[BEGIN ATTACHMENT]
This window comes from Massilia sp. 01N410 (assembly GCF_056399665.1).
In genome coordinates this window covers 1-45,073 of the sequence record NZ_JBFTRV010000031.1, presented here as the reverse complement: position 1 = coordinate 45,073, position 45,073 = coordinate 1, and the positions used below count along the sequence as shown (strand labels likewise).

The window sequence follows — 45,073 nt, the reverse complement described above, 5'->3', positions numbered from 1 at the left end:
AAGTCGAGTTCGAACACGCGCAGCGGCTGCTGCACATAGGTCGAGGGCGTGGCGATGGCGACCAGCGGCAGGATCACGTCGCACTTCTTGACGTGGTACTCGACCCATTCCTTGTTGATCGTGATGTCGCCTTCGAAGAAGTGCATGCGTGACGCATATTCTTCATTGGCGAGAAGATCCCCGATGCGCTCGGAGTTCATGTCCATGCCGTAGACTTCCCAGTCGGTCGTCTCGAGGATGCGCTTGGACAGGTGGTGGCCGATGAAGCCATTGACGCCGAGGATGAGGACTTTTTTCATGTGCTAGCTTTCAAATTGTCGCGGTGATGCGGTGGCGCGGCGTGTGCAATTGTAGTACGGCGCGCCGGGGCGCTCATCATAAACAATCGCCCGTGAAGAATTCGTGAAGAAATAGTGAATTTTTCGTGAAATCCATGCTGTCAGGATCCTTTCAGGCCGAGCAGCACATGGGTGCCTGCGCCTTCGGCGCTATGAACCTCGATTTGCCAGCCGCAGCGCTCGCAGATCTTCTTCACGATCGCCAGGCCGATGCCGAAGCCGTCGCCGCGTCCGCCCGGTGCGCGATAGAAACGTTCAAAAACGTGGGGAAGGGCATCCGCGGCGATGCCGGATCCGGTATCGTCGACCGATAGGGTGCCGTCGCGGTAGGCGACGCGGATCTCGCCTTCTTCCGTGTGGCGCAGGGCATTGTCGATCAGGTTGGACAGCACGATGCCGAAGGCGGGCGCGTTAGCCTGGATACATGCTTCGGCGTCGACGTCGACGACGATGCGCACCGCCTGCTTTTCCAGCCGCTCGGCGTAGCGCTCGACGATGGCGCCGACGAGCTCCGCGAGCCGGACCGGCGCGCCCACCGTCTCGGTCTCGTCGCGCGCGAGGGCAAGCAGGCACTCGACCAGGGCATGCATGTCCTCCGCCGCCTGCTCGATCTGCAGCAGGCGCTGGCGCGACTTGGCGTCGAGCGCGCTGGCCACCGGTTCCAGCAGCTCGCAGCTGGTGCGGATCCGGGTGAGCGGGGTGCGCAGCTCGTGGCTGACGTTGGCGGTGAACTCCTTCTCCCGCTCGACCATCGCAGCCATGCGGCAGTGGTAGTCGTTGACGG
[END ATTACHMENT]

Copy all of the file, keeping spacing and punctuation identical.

This window comes from Massilia sp. 01N410 (assembly GCF_056399665.1).
In genome coordinates this window covers 1-45,073 of the sequence record NZ_JBFTRV010000031.1, presented here as the reverse complement: position 1 = coordinate 45,073, position 45,073 = coordinate 1, and the positions used below count along the sequence as shown (strand labels likewise).

The window sequence follows — 45,073 nt, the reverse complement described above, 5'->3', positions numbered from 1 at the left end:
AAGTCGAGTTCGAACACGCGCAGCGGCTGCTGCACATAGGTCGAGGGCGTGGCGATGGCGACCAGCGGCAGGATCACGTCGCACTTCTTGACGTGGTACTCGACCCATTCCTTGTTGATCGTGATGTCGCCTTCGAAGAAGTGCATGCGTGACGCATATTCTTCATTGGCGAGAAGATCCCCGATGCGCTCGGAGTTCATGTCCATGCCGTAGACTTCCCAGTCGGTCGTCTCGAGGATGCGCTTGGACAGGTGGTGGCCGATGAAGCCATTGACGCCGAGGATGAGGACTTTTTTCATGTGCTAGCTTTCAAATTGTCGCGGTGATGCGGTGGCGCGGCGTGTGCAATTGTAGTACGGCGCGCCGGGGCGCTCATCATAAACAATCGCCCGTGAAGAATTCGTGAAGAAATAGTGAATTTTTCGTGAAATCCATGCTGTCAGGATCCTTTCAGGCCGAGCAGCACATGGGTGCCTGCGCCTTCGGCGCTATGAACCTCGATTTGCCAGCCGCAGCGCTCGCAGATCTTCTTCACGATCGCCAGGCCGATGCCGAAGCCGTCGCCGCGTCCGCCCGGTGCGCGATAGAAACGTTCAAAAACGTGGGGAAGGGCATCCGCGGCGATGCCGGATCCGGTATCGTCGACCGATAGGGTGCCGTCGCGGTAGGCGACGCGGATCTCGCCTTCTTCCGTGTGGCGCAGGGCATTGTCGATCAGGTTGGACAGCACGATGCCGAAGGCGGGCGCGTTAGCCTGGATACATGCTTCGGCGTCGACGTCGACGACGATGCGCACCGCCTGCTTTTCCAGCCGCTCGGCGTAGCGCTCGACGATGGCGCCGACGAGCTCCGCGAGCCGGACCGGCGCGCCCACCGTCTCGGTCTCGTCGCGCGCGAGGGCAAGCAGGCACTCGACCAGGGCATGCATGTCCTCCGCCGCCTGCTCGATCTGCAGCAGGCGCTGGCGCGACTTGGCGTCGAGCGCGCTGGCCACCGGTTCCAGCAGCTCGCAGCTGGTGCGGATCCGGGTGAGCGGGGTGCGCAGCTCGTGGCTGACGTTGGCGGTGAACTCCTTCTCCCGCTCGACCATCGCAGCCATGCGGCAGTGGTAGTCGTTGACGG